Humanist Network News #35: Andy Rooney on Atheism

In this month’s audio podcast we’ve got celebrities and the media on the brain. First we interview 60 Minutes commentator Andy Rooney about his atheist beliefs, then we record a “Humanist StoryCorps” with the National Secular Society of U.K. about their work promoting secularism in the media.

Segment 1: Andy Rooney on Atheism

Andy Rooney is America’s favorite curmudgeon, known for his commentaries on the CBS news program 60 Minutes and for his syndicated newspaper column. Most people know Rooney for his lighthearted, somewhat perplexed observations about everyday things. But in this short interview with HNN, Rooney gets serious about his atheism. He also shares his views on all the faith talk coming from the candidates in the presidential election.

End: 5:15

Segment 2: Spokesmen for Secularism in the U.K.

Terry Sanderson is the president of the London-based National Secular Society. Keith Porteous Wood is the executive director of the National Secular Society. In this segment, the two secular activists swap humorous stories about appearing in the national media spotlight. They also explain their recent victory in seeing the blasphemy laws repealed in Britain. As part of the celebration of the repeal of these laws, they convince a famous Shakespearean actor (who also appeared in the Lord of The Rings) to read one of the blasphemous poems that had been subject to prosecution under the blasphemy laws. Not the most dignified role this famous actor has played, but one that he accepted enthusiastically nonetheless.

End: 26:26

Links:

Andy Rooney’s Wikipedia page | National Secular Society | Podcast Awards

Songs:

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“Compacto” (mp3)
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“Sambito (Totaru Shock)” (mp3)
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  • John MacQueen

    I’m almost 70 years old and have been watching Andy Rooney on 60 Minutes since he alternated with Point/Counterpoint. Had I known he was an atheist/humanist I would have appreciated him even more than I did. Thanks for the info.

  • Robert in Suffolk, VA

    I enjoyed many of Andy Rooney’s rants about electic razors, remote controls, etc… on “60 minutes;” however, I recently found out that he was a homophobe and –when called to task regarding his homophobic statements by The Advocate– made additional, negative remarks about African Americans during the subsequent interview.

    http://www.advocate.com/Arts_and_Entertainment/Television/Did_You_Ever_Notice_Andy_Rooney%e2%80%99s_Homophobic_Comments/

    • http://pulse.yahoo.com/_O7OFY3LHQHOH67M2UHESUAWG5I Keovar

      That’s unfortunate, but I think there’s likely to be a number of negative things to disagree with for just about anybody. The farther back you go, the more of it you’re likely to find. Did you know HG Wells advocated the eventual genocide of all other ethnic groups? Someone making nasty comments about African Americans is pretty mild in comparison. That’s the point, though. One era’s atrocity mellows into the next era’s discrimination, then into a vague privilege of those trying not to be prejudiced, and eventually the disparity fades away. The fact that we find those old ways of thinking to be disturbing shows that our sense of ethics has evolved to consider a wider range of people in a more equal way. Things are getting better all the time, and it seems that as newer and faster forms of communication develop, the process is accelerating. Gays have fought for decades to get to the beginnings of acceptance we see now, but atheists are catching up. Since many atheists are also humanists, wider acceptance of us should advance egalitarian ethics even further. To reject the totality of a person’s thoughts for the simple fact that they came from a much more bigoted culture would be to lose nearly all of our history. Even Ghandi was racist to some extent, but I think we can preserve the good that he said while rejecting what we no longer find acceptable.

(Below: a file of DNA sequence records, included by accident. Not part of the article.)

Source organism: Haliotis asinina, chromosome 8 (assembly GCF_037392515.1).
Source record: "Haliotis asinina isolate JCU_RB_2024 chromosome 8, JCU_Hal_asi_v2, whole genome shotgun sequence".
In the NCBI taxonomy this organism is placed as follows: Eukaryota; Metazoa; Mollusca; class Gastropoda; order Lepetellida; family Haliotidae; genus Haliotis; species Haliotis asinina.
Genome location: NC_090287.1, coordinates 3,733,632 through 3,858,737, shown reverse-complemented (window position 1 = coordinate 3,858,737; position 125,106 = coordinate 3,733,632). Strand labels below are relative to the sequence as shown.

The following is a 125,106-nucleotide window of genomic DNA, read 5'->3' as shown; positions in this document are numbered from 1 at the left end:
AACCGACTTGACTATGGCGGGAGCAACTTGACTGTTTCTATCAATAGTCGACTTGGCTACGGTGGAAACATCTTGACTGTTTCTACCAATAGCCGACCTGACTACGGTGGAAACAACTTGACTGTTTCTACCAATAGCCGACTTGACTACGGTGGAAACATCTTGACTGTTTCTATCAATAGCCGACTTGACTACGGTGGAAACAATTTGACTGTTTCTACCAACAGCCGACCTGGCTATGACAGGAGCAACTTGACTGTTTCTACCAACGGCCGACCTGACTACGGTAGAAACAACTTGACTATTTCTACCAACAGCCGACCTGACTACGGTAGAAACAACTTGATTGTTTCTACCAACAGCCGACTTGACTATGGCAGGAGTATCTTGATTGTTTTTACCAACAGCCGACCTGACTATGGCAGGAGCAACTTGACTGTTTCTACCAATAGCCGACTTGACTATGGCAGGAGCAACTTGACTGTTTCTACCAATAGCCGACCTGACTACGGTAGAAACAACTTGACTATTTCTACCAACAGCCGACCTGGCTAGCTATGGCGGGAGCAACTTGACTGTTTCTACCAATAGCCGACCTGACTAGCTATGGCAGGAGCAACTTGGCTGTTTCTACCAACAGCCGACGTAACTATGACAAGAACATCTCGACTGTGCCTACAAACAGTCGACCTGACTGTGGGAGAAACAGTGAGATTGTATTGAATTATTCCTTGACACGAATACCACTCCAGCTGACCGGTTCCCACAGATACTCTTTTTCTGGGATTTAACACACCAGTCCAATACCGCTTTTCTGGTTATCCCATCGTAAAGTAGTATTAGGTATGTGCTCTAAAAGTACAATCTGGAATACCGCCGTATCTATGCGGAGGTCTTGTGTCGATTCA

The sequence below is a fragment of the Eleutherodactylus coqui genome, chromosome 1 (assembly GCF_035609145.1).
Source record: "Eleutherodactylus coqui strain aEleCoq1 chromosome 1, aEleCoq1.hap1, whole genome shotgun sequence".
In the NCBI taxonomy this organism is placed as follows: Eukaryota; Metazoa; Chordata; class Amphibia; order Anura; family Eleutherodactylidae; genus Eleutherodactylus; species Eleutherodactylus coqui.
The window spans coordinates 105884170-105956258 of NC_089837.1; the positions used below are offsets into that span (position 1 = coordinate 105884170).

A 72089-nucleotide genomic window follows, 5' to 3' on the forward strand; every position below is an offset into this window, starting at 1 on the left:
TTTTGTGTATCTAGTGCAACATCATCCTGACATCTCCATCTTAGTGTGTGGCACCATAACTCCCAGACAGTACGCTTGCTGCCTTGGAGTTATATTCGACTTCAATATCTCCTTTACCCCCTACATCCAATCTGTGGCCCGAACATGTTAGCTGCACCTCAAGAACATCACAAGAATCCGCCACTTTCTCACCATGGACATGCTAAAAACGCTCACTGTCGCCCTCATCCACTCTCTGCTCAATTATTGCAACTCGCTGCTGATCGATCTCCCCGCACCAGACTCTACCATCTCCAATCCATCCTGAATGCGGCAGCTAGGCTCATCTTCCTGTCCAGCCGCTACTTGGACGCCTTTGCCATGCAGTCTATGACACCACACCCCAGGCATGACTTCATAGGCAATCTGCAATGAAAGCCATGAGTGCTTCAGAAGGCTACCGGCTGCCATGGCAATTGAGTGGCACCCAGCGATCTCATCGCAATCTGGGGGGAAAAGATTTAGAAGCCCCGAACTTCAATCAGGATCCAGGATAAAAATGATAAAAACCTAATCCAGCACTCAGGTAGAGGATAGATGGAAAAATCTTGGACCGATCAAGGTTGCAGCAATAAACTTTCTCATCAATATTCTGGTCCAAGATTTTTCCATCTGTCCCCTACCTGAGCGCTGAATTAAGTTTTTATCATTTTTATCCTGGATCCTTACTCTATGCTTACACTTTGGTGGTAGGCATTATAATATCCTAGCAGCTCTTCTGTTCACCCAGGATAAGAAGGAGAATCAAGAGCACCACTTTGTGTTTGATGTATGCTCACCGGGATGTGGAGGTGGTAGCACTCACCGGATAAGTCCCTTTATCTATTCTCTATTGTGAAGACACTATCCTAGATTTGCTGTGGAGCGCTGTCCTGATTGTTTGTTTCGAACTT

• Ron-baby

    I’m 75 and I feel the same as John MacQueen

  • Anonymous

    I liked his occasional swipes at religious poseurs. He’d have agreed with Montaigne that there is nothing easier to counterfeit than an appearance of piety.

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  • Kate

    I’m 81 and I Love A Ranter…..especially when they are good at it and when the rants are something I feel strongly about, too. The sweet little forwards, cards, etc. are enough to give you diabetes. I’m not above the ‘feel good’ aspect, but, Andy was King of the Ranters and he made me smile and feel good. I’ll miss him.